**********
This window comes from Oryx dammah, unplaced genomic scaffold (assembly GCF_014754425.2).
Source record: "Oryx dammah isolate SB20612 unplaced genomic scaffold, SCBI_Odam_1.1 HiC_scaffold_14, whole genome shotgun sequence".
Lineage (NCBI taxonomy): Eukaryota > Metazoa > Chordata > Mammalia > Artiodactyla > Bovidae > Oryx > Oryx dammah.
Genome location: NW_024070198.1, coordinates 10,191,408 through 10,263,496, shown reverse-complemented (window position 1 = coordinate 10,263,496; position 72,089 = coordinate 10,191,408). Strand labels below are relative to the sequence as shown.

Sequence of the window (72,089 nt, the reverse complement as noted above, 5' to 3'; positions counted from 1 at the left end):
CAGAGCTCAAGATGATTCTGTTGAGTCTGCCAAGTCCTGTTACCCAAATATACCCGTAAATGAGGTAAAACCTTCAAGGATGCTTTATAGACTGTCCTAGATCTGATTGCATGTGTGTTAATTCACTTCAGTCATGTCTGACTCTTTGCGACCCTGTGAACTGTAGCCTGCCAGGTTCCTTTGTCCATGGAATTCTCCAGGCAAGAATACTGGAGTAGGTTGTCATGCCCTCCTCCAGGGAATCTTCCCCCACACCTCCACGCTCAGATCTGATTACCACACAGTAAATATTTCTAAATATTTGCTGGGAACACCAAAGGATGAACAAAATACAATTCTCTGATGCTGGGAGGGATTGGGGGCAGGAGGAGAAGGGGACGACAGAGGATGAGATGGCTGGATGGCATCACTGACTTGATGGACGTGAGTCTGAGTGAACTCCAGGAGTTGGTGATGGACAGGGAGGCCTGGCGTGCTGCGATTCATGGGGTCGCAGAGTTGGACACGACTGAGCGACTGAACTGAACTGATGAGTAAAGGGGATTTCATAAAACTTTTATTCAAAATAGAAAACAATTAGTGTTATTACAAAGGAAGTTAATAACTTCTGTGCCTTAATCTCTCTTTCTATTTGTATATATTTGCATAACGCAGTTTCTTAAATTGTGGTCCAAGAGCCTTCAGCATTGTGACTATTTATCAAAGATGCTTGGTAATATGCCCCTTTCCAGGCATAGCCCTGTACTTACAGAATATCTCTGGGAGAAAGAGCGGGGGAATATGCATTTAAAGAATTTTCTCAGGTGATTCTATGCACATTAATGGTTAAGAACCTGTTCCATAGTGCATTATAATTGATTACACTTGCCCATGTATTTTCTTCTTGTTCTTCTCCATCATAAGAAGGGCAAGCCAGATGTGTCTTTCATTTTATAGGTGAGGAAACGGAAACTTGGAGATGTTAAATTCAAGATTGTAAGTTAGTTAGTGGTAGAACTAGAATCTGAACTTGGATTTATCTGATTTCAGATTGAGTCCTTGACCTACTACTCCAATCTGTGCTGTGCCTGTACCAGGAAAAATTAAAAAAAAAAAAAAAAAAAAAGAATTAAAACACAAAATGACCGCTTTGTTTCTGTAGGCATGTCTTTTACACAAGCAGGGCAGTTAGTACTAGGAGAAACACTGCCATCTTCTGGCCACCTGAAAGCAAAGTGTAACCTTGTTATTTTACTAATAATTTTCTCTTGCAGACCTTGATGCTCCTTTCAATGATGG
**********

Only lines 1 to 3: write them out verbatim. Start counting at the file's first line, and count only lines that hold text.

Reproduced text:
This window comes from Oryx dammah, unplaced genomic scaffold (assembly GCF_014754425.2).
Source record: "Oryx dammah isolate SB20612 unplaced genomic scaffold, SCBI_Odam_1.1 HiC_scaffold_14, whole genome shotgun sequence".
Lineage (NCBI taxonomy): Eukaryota > Metazoa > Chordata > Mammalia > Artiodactyla > Bovidae > Oryx > Oryx dammah.